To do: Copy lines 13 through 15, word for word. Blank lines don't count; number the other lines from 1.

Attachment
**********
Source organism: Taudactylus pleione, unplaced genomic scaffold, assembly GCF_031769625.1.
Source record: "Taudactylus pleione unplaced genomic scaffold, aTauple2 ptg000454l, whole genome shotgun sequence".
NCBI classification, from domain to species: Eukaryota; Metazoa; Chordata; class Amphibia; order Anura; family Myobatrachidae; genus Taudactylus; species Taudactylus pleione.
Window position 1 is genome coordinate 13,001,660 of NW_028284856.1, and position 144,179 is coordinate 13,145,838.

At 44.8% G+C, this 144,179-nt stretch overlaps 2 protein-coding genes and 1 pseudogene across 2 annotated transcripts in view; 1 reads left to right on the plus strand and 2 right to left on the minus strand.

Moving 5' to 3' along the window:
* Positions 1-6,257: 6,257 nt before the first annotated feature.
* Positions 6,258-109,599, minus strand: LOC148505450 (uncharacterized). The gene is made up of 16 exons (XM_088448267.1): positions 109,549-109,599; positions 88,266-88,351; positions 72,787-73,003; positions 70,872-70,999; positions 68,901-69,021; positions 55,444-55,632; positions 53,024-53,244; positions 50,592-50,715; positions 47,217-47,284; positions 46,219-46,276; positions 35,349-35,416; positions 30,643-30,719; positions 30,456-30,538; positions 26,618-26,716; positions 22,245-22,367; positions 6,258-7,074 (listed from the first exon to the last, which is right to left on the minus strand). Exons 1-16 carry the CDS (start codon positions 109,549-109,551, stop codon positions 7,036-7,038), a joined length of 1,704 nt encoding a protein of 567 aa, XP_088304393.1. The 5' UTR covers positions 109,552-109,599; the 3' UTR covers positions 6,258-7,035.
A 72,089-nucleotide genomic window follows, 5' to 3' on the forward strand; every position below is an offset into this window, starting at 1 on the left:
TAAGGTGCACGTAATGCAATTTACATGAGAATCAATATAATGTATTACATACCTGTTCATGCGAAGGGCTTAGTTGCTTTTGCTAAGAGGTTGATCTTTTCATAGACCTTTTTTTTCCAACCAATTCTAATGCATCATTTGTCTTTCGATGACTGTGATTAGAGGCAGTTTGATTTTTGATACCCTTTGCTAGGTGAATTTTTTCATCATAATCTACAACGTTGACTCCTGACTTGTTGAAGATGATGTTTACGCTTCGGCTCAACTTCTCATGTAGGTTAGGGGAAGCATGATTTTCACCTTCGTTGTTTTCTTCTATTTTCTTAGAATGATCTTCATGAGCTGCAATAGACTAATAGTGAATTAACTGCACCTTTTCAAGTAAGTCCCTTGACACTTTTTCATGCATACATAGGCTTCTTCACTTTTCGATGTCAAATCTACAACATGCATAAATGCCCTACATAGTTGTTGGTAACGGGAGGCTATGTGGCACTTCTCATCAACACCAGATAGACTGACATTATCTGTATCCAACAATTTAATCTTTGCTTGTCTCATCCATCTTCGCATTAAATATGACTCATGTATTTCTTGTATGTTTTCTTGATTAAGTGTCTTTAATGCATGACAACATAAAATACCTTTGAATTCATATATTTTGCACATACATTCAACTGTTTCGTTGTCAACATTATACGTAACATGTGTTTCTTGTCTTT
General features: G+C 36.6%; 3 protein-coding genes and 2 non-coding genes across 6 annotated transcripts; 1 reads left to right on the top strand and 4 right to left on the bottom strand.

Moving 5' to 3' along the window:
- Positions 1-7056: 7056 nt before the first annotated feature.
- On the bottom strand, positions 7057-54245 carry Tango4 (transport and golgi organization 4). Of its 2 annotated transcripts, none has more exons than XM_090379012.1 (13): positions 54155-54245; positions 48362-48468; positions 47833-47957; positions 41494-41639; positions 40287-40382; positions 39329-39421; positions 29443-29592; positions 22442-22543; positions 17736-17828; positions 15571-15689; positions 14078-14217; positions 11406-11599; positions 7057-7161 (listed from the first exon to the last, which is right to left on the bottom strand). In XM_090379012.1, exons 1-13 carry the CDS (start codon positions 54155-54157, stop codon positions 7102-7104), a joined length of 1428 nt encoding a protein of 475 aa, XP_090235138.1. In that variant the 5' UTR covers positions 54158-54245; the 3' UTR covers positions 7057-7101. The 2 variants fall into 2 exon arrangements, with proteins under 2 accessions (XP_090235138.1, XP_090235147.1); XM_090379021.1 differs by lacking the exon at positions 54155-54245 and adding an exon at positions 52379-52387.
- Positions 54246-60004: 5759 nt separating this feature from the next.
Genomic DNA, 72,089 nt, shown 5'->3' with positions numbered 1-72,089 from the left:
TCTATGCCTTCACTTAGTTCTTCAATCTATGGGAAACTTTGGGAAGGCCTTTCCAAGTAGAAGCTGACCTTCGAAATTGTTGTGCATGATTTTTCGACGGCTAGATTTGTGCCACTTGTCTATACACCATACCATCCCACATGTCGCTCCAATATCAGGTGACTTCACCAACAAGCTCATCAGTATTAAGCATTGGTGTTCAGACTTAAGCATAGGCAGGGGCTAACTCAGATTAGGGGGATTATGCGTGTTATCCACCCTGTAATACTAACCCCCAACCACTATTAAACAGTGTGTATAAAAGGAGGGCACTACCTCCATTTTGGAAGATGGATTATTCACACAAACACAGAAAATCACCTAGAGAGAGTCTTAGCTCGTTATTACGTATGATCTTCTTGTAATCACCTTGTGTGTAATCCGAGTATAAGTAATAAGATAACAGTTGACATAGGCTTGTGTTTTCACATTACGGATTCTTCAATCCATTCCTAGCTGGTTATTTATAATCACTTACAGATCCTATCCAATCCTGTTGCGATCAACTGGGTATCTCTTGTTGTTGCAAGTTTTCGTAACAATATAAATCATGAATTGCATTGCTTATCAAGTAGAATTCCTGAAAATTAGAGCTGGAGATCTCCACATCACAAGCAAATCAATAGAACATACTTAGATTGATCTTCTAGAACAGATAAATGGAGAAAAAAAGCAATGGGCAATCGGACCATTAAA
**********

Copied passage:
- Positions 1-7056: 7056 nt before the first annotated feature.
- On the bottom strand, positions 7057-54245 carry Tango4 (transport and golgi organization 4). Of its 2 annotated transcripts, none has more exons than XM_090379012.1 (13): positions 54155-54245; positions 48362-48468; positions 47833-47957; positions 41494-41639; positions 40287-40382; positions 39329-39421; positions 29443-29592; positions 22442-22543; positions 17736-17828; positions 15571-15689; positions 14078-14217; positions 11406-11599; positions 7057-7161 (listed from the first exon to the last, which is right to left on the bottom strand). In XM_090379012.1, exons 1-13 carry the CDS (start codon positions 54155-54157, stop codon positions 7102-7104), a joined length of 1428 nt encoding a protein of 475 aa, XP_090235138.1. In that variant the 5' UTR covers positions 54158-54245; the 3' UTR covers positions 7057-7101. The 2 variants fall into 2 exon arrangements, with proteins under 2 accessions (XP_090235138.1, XP_090235147.1); XM_090379021.1 differs by lacking the exon at positions 54155-54245 and adding an exon at positions 52379-52387.
- Positions 54246-60004: 5759 nt separating this feature from the next.